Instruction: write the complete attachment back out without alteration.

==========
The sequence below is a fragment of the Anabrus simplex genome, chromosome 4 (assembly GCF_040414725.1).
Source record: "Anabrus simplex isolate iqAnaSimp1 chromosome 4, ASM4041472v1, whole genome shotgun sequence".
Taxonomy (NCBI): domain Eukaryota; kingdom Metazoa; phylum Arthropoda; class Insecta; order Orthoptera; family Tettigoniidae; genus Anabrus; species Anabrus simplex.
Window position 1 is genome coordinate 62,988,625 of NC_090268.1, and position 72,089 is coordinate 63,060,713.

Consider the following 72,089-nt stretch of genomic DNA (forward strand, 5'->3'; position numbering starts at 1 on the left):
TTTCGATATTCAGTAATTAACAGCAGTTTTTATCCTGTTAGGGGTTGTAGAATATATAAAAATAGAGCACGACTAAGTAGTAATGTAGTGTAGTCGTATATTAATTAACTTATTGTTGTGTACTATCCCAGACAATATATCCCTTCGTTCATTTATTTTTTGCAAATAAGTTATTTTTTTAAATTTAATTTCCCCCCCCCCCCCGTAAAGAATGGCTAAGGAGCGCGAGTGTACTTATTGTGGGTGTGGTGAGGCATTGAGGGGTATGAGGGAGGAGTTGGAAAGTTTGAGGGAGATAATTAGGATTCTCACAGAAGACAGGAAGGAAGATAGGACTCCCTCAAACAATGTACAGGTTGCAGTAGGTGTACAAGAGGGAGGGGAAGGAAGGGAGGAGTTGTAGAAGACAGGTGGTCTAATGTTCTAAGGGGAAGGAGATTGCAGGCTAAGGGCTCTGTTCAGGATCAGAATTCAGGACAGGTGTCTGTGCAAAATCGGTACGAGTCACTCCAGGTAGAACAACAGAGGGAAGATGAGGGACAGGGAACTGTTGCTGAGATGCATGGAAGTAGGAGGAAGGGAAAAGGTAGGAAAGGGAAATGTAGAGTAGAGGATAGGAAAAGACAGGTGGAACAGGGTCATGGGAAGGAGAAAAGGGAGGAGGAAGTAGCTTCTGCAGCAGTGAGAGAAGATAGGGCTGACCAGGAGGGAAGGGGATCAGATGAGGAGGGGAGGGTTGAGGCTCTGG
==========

The sequence below is a fragment of the Anabrus simplex genome, chromosome 4 (assembly GCF_040414725.1).
Source record: "Anabrus simplex isolate iqAnaSimp1 chromosome 4, ASM4041472v1, whole genome shotgun sequence".
Taxonomy (NCBI): domain Eukaryota; kingdom Metazoa; phylum Arthropoda; class Insecta; order Orthoptera; family Tettigoniidae; genus Anabrus; species Anabrus simplex.
Window position 1 is genome coordinate 62,988,625 of NC_090268.1, and position 72,089 is coordinate 63,060,713.

Consider the following 72,089-nt stretch of genomic DNA (forward strand, 5'->3'; position numbering starts at 1 on the left):
TTTCGATATTCAGTAATTAACAGCAGTTTTTATCCTGTTAGGGGTTGTAGAATATATAAAAATAGAGCACGACTAAGTAGTAATGTAGTGTAGTCGTATATTAATTAACTTATTGTTGTGTACTATCCCAGACAATATATCCCTTCGTTCATTTATTTTTTGCAAATAAGTTATTTTTTTAAATTTAATTTCCCCCCCCCCCCCGTAAAGAATGGCTAAGGAGCGCGAGTGTACTTATTGTGGGTGTGGTGAGGCATTGAGGGGTATGAGGGAGGAGTTGGAAAGTTTGAGGGAGATAATTAGGATTCTCACAGAAGACAGGAAGGAAGATAGGACTCCCTCAAACAATGTACAGGTTGCAGTAGGTGTACAAGAGGGAGGGGAAGGAAGGGAGGAGTTGTAGAAGACAGGTGGTCTAATGTTCTAAGGGGAAGGAGATTGCAGGCTAAGGGCTCTGTTCAGGATCAGAATTCAGGACAGGTGTCTGTGCAAAATCGGTACGAGTCACTCCAGGTAGAACAACAGAGGGAAGATGAGGGACAGGGAACTGTTGCTGAGATGCATGGAAGTAGGAGGAAGGGAAAAGGTAGGAAAGGGAAATGTAGAGTAGAGGATAGGAAAAGACAGGTGGAACAGGGTCATGGGAAGGAGAAAAGGGAGGAGGAAGTAGCTTCTGCAGCAGTGAGAGAAGATAGGGCTGACCAGGAGGGAAGGGGATCAGATGAGGAGGGGAGGGTTGAGGCTCTGG